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What You Need to Start Painting With Acrylic

Acrylics are among the newest artist products on the market, and enjoy great popularity because they offer:

  • Versatility
  • Ease of use
  • Solvent-free cleanup
  • Great results

Of course, as with any art supply product, there is a learning curve to creating great artwork. Here is a list of what you will need to begin creating great acrylic paintings immediately. Beyond this brief list, all you’ll need is your skills and your imagination!

Start With the Right Surface

Acrylic cannot be painted onto oil-based surfaces. This means that you cannot paint acrylic over the top of oil paints or on canvas that has an oil-based primer. There are plenty of acrylic-based primers on the market, as well as canvases primed with acrylic primers. Acrylic painting can also be done on paper, and certain wood surfaces, though experimentation will be necessary to get the final results you desire.

Keep Your Paints Moist

Acrylic paints are famous for their quick drying time. This is a blessing and a curse, as most painters know. But there are special palettes that are very effective in keeping your paints moist while you work. Usually outfitted with a lid, these special acrylic palettes have a paper section that can be wetted. Painters squeeze their paints onto this paper surface and enjoy malleable paints for an extended period. While expensive, these special palettes are well worth the investment, as they will significantly reduce the amount of paint you would otherwise use.

Choose the Right Brush

Many painters enjoy the feel of natural bristle brushes. And while this may be fine for acrylic paints, the reality is that nylon bristle brushes that have been specifically designed for acrylic painting are probably best. They range in stiffness and, of course, bristle orientation (rounds, flat, filbert and fan brushes, among others). It’s probably best to know what consistency of paint you will use. If you are planning on thick viscosity paint, then a stiff bristle brush is best. For very thin paints, choose a much softer bristle, if not airbrushing, depending on the final effect you desire.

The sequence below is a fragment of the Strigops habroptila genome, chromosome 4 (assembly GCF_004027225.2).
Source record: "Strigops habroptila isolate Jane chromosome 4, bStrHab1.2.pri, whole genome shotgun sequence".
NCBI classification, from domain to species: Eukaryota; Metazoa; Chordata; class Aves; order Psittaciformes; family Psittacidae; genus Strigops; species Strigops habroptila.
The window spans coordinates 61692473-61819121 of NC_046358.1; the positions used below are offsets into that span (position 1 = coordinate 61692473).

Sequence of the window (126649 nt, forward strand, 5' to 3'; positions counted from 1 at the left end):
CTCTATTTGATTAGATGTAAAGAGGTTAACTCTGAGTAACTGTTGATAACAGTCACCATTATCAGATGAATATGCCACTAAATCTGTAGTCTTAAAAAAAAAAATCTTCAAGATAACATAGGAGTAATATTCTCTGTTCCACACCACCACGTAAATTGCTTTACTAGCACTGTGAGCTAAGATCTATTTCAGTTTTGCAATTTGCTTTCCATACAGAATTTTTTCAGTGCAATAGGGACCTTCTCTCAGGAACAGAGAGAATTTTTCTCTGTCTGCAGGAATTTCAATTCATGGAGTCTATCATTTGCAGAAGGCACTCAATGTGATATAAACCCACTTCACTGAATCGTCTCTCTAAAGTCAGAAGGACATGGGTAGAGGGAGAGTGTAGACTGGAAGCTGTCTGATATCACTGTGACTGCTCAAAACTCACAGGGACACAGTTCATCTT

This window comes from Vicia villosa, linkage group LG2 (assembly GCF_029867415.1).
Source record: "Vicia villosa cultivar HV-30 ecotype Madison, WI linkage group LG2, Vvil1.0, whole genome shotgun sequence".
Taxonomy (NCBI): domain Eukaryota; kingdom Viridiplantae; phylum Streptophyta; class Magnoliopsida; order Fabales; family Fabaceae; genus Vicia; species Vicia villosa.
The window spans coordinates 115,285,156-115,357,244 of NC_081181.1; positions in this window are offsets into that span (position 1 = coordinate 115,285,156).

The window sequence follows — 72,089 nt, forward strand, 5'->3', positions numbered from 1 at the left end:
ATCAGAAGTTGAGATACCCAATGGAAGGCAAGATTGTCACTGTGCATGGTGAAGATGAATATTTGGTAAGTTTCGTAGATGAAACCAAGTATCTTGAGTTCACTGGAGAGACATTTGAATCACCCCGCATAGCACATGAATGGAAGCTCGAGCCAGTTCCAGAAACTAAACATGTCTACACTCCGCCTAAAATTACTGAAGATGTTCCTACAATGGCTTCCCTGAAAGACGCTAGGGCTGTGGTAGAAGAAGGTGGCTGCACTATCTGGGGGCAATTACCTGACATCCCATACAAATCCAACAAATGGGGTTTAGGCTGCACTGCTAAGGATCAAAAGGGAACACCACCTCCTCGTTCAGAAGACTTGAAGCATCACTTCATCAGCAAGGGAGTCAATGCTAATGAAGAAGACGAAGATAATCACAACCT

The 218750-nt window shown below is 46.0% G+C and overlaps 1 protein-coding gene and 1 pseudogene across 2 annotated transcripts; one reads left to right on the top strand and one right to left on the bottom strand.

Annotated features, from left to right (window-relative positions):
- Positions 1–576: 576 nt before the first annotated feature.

Much information exists regarding keeping brushes clean. In general, use a tray of water in which you can leave your brushes while you are working. Laying brushes flat in water will ensure the paint doesn’t dry in the filaments and ruin your brushes. Nothing will cost you more than constantly purchasing new brushes, so take care of the ones you have and they will serve you well.

Last But Not Least… The Paint

To get the best paint, you are going to pay for it. Not all artists, especially those just beginning, can afford expensive paints. Begin with a good ‘student grade’ acrylic and go from there. Almost as important as choosing the type of paint is how you take care of your paints. By cleaning the threads and the inside of the cap, you will have fresh paint ready whenever the muse visits. Many artists buy film canisters and store their paint inside. The larger caps allow you to clean them easier and ensure that a tight seal preserves your investment in quality paints.

 

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